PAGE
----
Photo Credit: Subrata Nagchoudhury
When we normally think of tea farms, we picture massive estates and thousands of acres of that familiar dark-leaved perennial shrub. In North Bengal, however, creative farmers, gardeners, and entrepreneurs are both thinking outside and shrinking down the box. Subhash Sarkar, a retired government worker, is leading the charge:
While this region in North Bengal has always been associated with tea, small gardens like that of Sardar, measuring between an acre and 25 acres, are a relatively new feature and are rapidly coming up. Their owners say that if an acre of paddy yields Rs 6,000 a year, a tea plantation of the same size fetches them at least double the amount if not more, excluding expenses on labour, fertilizers and pesticides.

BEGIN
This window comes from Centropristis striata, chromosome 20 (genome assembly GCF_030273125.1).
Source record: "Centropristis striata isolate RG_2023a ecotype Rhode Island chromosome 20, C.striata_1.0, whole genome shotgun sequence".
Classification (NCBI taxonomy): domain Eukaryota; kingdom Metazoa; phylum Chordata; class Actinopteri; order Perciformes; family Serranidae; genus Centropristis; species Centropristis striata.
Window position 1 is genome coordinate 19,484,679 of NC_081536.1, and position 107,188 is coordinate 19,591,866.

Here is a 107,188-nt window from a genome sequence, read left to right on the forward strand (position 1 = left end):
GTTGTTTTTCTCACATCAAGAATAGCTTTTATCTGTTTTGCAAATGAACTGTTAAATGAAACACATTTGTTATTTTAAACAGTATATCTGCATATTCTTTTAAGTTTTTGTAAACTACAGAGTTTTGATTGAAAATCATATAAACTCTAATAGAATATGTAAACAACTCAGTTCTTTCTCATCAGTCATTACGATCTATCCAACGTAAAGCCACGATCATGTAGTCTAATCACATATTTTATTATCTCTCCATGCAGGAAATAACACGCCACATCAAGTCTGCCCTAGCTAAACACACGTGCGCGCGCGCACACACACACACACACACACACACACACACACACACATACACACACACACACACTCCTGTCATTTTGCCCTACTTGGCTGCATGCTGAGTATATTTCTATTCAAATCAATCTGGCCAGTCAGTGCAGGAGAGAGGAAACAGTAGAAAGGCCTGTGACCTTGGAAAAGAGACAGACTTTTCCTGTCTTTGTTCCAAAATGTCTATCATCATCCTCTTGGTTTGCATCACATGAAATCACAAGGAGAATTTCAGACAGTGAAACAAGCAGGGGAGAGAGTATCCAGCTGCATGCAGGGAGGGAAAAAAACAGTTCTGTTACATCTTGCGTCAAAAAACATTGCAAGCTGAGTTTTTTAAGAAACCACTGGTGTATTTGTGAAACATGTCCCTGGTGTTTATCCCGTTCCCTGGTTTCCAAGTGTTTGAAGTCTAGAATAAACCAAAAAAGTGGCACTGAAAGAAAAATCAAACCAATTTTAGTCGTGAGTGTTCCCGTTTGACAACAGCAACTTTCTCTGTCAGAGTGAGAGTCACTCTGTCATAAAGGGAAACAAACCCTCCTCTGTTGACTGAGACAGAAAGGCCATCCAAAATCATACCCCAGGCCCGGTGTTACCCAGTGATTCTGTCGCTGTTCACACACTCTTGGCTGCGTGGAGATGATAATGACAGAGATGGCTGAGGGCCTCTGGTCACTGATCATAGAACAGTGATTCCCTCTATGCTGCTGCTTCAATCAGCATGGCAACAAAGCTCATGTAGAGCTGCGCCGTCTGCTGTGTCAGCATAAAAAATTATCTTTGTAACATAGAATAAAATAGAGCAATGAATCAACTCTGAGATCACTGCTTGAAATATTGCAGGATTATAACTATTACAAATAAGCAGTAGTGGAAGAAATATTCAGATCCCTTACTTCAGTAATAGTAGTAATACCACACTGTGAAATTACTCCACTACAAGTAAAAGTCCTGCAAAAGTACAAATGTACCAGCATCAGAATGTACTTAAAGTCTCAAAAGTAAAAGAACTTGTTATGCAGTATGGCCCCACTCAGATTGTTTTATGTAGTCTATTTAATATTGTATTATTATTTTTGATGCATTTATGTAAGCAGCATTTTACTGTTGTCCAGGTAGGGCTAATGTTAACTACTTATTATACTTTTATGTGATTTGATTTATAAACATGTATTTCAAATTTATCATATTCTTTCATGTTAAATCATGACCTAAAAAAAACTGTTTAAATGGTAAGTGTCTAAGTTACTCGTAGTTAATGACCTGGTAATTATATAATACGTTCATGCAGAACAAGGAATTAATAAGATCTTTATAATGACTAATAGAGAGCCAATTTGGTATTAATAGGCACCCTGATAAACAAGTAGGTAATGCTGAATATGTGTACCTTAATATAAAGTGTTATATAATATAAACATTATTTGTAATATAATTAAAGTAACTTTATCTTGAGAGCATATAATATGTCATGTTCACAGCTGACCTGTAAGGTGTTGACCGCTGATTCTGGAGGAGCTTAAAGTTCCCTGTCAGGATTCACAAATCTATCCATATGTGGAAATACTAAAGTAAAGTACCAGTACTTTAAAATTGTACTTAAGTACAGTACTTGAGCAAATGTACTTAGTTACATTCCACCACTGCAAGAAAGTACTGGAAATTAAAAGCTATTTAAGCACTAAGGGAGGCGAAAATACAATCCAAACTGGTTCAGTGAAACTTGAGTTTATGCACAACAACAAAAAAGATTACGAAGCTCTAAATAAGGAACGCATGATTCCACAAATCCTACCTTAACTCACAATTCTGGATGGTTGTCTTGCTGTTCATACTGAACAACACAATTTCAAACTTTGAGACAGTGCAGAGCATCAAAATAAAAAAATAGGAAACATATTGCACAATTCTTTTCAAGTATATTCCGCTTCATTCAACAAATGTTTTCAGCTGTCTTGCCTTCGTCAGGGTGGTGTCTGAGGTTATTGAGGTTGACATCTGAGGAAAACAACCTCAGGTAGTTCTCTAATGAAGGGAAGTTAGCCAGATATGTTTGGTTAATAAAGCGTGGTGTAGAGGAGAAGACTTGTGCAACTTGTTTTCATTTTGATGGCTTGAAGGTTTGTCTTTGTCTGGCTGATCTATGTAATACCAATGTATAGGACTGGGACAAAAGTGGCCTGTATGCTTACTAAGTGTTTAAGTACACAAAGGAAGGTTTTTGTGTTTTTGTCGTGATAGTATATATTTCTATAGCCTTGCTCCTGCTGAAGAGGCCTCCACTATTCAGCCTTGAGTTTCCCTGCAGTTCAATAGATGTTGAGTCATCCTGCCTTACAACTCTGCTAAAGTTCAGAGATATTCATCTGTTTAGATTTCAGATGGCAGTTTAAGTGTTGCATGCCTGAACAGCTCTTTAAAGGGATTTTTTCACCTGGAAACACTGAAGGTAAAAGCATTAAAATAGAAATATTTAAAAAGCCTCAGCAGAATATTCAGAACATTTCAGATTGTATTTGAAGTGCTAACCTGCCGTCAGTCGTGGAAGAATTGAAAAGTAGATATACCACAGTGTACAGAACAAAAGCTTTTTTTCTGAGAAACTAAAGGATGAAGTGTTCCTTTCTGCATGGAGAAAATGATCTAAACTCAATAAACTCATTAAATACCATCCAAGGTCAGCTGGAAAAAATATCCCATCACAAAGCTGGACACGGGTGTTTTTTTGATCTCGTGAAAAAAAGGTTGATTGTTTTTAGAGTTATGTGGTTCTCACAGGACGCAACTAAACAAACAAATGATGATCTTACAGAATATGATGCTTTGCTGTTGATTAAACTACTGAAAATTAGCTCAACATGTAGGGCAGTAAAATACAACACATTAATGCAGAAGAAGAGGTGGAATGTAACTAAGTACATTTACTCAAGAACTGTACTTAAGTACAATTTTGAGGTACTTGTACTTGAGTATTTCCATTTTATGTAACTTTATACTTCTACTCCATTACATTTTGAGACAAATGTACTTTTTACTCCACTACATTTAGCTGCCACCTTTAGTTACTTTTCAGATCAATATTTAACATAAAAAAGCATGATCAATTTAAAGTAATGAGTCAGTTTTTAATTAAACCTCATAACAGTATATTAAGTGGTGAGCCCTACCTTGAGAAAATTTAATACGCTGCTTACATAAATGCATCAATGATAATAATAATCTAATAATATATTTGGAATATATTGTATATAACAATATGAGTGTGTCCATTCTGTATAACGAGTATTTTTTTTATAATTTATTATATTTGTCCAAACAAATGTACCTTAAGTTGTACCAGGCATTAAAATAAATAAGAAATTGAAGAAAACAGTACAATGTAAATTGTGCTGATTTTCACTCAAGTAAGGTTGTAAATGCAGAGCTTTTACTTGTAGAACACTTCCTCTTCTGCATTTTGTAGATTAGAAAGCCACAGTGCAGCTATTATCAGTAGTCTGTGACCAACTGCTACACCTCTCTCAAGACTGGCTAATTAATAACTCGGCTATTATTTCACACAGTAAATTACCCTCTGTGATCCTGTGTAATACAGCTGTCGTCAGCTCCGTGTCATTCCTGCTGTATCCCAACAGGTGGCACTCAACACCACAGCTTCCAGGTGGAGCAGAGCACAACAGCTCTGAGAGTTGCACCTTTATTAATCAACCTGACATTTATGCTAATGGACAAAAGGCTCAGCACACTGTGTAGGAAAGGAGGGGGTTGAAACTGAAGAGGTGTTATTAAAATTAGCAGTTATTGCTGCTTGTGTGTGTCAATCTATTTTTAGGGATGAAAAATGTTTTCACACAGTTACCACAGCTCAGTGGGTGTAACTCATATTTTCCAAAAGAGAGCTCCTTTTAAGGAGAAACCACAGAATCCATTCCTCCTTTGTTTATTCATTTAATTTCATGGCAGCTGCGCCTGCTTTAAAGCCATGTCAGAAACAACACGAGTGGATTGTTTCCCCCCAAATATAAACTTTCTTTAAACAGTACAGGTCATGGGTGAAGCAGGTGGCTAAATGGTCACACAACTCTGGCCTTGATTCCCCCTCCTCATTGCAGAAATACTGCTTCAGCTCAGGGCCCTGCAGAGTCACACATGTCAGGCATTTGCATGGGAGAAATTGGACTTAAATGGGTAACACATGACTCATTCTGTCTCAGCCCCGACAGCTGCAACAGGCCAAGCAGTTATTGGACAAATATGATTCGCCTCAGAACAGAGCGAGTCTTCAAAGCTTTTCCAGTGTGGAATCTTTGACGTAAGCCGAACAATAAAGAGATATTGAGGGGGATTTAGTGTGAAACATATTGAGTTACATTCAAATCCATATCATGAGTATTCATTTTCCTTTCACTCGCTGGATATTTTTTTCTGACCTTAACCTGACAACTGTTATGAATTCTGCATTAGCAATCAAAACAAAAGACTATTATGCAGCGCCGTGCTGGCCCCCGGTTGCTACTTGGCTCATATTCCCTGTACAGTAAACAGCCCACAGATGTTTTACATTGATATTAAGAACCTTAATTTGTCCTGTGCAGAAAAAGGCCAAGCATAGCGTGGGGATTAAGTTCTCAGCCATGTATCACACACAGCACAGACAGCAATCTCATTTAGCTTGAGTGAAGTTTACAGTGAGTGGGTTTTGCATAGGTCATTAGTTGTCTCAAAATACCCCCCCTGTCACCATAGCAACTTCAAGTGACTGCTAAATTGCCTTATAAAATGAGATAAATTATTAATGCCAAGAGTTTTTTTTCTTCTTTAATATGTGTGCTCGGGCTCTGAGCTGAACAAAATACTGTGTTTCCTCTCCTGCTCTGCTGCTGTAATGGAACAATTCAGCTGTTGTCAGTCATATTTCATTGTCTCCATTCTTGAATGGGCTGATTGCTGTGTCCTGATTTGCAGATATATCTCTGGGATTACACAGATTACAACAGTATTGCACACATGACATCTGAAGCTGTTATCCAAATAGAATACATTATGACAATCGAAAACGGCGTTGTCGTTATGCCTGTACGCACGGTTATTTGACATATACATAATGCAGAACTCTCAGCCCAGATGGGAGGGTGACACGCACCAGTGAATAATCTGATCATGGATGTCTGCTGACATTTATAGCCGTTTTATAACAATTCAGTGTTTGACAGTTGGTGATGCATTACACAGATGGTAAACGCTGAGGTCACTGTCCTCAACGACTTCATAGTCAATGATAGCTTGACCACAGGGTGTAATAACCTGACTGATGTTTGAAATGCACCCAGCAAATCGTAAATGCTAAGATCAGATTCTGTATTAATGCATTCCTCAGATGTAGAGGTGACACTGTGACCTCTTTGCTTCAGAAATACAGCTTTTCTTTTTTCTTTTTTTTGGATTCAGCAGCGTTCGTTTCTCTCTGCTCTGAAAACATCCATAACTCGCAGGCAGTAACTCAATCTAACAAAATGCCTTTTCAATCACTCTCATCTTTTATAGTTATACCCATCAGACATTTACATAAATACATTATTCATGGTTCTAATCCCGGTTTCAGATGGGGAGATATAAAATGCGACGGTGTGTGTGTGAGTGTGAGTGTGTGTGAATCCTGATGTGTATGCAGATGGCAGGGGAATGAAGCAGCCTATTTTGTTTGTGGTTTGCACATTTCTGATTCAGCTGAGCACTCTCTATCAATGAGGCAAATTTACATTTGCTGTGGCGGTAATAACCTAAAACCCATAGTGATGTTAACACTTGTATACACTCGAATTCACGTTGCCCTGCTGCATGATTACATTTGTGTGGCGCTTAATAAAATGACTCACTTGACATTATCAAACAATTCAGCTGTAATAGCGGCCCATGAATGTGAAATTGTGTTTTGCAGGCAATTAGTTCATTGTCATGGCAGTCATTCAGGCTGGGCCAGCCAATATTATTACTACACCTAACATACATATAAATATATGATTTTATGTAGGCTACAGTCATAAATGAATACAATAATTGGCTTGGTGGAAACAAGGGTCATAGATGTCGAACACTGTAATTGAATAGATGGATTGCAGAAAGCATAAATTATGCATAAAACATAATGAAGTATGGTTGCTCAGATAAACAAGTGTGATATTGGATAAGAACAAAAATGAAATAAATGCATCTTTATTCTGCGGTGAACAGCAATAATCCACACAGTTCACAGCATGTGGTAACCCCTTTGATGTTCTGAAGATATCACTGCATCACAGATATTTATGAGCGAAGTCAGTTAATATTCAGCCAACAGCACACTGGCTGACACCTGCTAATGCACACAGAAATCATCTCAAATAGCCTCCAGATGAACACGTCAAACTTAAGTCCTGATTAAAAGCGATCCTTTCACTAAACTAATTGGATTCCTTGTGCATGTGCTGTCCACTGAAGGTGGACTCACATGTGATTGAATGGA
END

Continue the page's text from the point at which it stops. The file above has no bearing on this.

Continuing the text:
With small-scale tea farming looking increasingly feasible and earning farmers twice the payback as rice, the suburbs outside of Bangladesh’s major cities may soon be dotted with productive patches of Camellia sinensis.
Check out the photos and learn more about North Bengal’s burgeoning small-scale tea farms by clicking HERE.